Easter is coming again………
It’s time to hunt for those multi-colored painted eggs.
Talking about egg, there’s a culinary tradition I miss quite a bit from my childhood that has to do with egg. Duck egg….. salted duck egg.
Salted duck egg?
Yes, that’s right! We, Indonesian (and also many Asian) eat salted duck egg.
The egg white has a sharp, salty taste. The orange red yolk is rich, fatty, and less salty. The yolk is prized and is used in Chinese moon cakes to symbolize the moon.
Despite its name, salted duck eggs can also be made from chicken eggs, though the taste and texture will be somewhat different, and the egg yolk will be less rich.
What is salted duck egg?
A salted duck egg is a preserved food made by soaking duck eggs in brine or packing each egg in damp, salted ash or charcoal.
These eggs are sometimes sold covered in a thick layer of salted charcoal paste (source: http://www.laihinsaltedegg.com)
or they may also be sold with the salted paste removed, wrapped in vacuum packed or put in a bamboo woven box.
In Indonesia, there is a small city in Central Java named Brebes which is famous for its salted duck eggs (locally known as ‘telur asin’). People say that the salted duck eggs from Brebes are simply the best. So famous, in fact, that holiday makers seek out these eggs with their uniquely delicious flavor as gifts to take back home.
And here’s what the local Brebes people make their famous salted duck eggs (source: http://www.sleepyblueocean.blogspot.com)
- Fresh duck eggs, washed and rinsed with water
- ‘Abu gosok’ or burnt rice bran (this stuff can be easily found in any traditional market in Indonesia)
- Salt, depending on how many eggs you use (100 eggs: 5 kg salt)
Make the coating mixture: mix ‘abu’ and salt, add water, stir them well until thick but not too watery.
Coat each egg with this mixture, then roll it on the dry ‘abu’, re-coat it tightly to make the coat layer strong and not easily detached during the storage
Keep the coated eggs for 12 days
After 10-12 days, detach the coat, clean the eggs, and boil it. And you’ll get the result like shown in this picture (source: http://www.bebekjombang.blogspot.com):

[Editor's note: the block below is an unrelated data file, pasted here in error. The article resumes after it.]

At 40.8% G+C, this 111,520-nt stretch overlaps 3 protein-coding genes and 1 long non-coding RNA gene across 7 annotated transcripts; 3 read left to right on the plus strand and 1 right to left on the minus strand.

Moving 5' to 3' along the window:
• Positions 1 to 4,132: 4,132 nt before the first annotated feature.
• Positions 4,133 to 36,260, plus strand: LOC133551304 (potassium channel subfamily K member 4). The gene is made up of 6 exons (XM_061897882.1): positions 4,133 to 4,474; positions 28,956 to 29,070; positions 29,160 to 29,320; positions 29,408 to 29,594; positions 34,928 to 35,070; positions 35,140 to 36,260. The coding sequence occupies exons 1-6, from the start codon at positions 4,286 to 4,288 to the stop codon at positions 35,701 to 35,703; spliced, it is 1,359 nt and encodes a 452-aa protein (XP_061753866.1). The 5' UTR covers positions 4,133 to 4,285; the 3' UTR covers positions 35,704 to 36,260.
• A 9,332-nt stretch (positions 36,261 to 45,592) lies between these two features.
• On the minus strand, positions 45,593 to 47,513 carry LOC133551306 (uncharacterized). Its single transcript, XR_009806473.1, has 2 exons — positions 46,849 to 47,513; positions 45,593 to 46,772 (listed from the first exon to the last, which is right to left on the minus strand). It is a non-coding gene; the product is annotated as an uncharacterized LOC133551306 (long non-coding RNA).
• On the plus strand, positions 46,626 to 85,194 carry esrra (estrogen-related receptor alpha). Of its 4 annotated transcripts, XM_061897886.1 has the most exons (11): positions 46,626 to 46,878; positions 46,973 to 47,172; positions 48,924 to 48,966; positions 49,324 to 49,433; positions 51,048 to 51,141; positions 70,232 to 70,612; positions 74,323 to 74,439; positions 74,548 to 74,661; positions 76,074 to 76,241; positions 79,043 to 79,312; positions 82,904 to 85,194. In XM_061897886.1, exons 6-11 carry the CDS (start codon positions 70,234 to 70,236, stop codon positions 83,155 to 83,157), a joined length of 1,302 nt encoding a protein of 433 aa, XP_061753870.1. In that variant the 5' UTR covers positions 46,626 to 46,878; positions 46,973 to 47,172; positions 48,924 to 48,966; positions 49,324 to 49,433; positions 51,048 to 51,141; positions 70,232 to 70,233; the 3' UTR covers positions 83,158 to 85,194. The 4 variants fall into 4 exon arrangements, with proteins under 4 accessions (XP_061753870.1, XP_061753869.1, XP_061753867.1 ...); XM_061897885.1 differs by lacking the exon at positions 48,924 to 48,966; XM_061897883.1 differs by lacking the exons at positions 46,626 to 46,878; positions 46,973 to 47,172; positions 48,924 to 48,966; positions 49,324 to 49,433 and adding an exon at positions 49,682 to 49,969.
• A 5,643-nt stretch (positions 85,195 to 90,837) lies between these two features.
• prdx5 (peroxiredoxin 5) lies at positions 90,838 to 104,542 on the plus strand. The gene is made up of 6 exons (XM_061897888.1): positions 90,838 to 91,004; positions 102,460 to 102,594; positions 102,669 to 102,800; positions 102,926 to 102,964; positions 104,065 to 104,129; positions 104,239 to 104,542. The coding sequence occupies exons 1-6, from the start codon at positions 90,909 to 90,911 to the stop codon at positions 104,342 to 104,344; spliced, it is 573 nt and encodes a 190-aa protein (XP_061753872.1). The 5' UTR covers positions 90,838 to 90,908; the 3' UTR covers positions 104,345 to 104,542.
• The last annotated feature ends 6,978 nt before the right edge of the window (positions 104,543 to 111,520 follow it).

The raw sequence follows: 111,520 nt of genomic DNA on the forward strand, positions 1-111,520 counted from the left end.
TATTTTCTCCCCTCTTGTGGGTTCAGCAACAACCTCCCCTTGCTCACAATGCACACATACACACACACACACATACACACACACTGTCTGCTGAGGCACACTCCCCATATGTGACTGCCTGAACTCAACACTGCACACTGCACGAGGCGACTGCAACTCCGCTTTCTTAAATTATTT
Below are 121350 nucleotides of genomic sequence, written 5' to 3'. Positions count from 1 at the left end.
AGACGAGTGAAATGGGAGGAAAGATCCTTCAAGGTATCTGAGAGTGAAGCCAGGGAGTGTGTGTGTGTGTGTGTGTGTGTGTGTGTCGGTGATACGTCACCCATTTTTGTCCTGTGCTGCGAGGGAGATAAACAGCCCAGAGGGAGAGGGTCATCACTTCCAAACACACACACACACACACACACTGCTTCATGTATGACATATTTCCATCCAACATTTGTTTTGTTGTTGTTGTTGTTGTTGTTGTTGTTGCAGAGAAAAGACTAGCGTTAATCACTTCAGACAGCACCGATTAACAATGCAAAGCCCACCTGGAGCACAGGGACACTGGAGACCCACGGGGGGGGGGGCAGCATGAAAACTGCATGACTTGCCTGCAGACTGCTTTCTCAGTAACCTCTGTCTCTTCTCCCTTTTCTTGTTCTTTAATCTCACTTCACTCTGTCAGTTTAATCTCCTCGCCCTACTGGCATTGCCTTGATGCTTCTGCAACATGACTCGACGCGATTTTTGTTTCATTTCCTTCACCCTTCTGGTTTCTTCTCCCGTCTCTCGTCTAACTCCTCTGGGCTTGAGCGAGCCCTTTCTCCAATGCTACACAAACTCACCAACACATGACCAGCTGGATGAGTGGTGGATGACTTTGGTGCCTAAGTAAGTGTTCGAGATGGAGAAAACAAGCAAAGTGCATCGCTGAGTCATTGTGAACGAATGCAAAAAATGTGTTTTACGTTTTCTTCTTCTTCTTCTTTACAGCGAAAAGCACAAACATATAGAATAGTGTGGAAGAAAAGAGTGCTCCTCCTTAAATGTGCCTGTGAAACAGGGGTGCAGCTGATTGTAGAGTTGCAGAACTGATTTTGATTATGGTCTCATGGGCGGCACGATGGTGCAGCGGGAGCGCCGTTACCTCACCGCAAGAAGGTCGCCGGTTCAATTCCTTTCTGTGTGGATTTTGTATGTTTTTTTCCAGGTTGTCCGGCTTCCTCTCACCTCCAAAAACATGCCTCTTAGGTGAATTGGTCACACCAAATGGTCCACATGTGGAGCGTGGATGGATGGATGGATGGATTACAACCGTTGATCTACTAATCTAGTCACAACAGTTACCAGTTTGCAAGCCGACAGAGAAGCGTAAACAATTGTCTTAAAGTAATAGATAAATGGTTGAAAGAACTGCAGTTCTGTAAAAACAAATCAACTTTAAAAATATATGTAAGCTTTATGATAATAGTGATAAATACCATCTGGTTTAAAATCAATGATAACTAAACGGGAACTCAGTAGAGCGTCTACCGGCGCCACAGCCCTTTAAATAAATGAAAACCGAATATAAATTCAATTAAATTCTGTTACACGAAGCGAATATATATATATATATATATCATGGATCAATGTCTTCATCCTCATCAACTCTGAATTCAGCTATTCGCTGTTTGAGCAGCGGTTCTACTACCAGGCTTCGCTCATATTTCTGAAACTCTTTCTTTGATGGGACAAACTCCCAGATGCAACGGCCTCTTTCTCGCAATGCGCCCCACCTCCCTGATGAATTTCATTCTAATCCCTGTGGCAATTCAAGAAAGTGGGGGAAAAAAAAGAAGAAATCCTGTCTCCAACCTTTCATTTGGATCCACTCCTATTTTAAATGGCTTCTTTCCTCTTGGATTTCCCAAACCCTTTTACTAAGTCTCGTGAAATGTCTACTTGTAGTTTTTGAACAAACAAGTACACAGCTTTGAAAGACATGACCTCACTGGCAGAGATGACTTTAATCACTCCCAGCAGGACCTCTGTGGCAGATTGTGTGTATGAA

- ‘Rawon’ or Dark Beef Soup (source: http://www.cara.media)
- Rice porridge (source: http://www.sawanila.com)
Or, we can use the egg yolk of salted duck eggs as a flavoring ingredient to cook vegetables stir fry (source: http://www.seriouseats.com).
During my childhood, my Mom always prepared different ‘animal-protein- source’ in our daily menu for lunch and dinner. The ‘animal-protein-source’ could be beef, chicken, fish or egg.
And for the egg, it’s either chicken egg or duck egg.
And for the duck egg, it must be salted duck egg since this is the best way of eating duck egg.
I was so excited whenever I found hard-boiled-salted-duck-eggs were served on our family dining table during lunch or dinner.
I really wish each of us could get one whole hard-boiled-salted duck egg instead of only half.
However, the economic condition during my childhood was pretty bad that my Mom had to manage her meal budget in such a way so all of us got enough nutrition while still kept everything within her budget. Each of us could only get a half-boiled-salted-duck-egg for lunch and another half for dinner.
Anyway, half or whole, I love the exotic taste of salted duck egg that has brought such sweet memory of my childhood.
So let’s indulge and celebrate Easter with Egg-xotic Salted Duck Eggs!
Sources of information & pictures: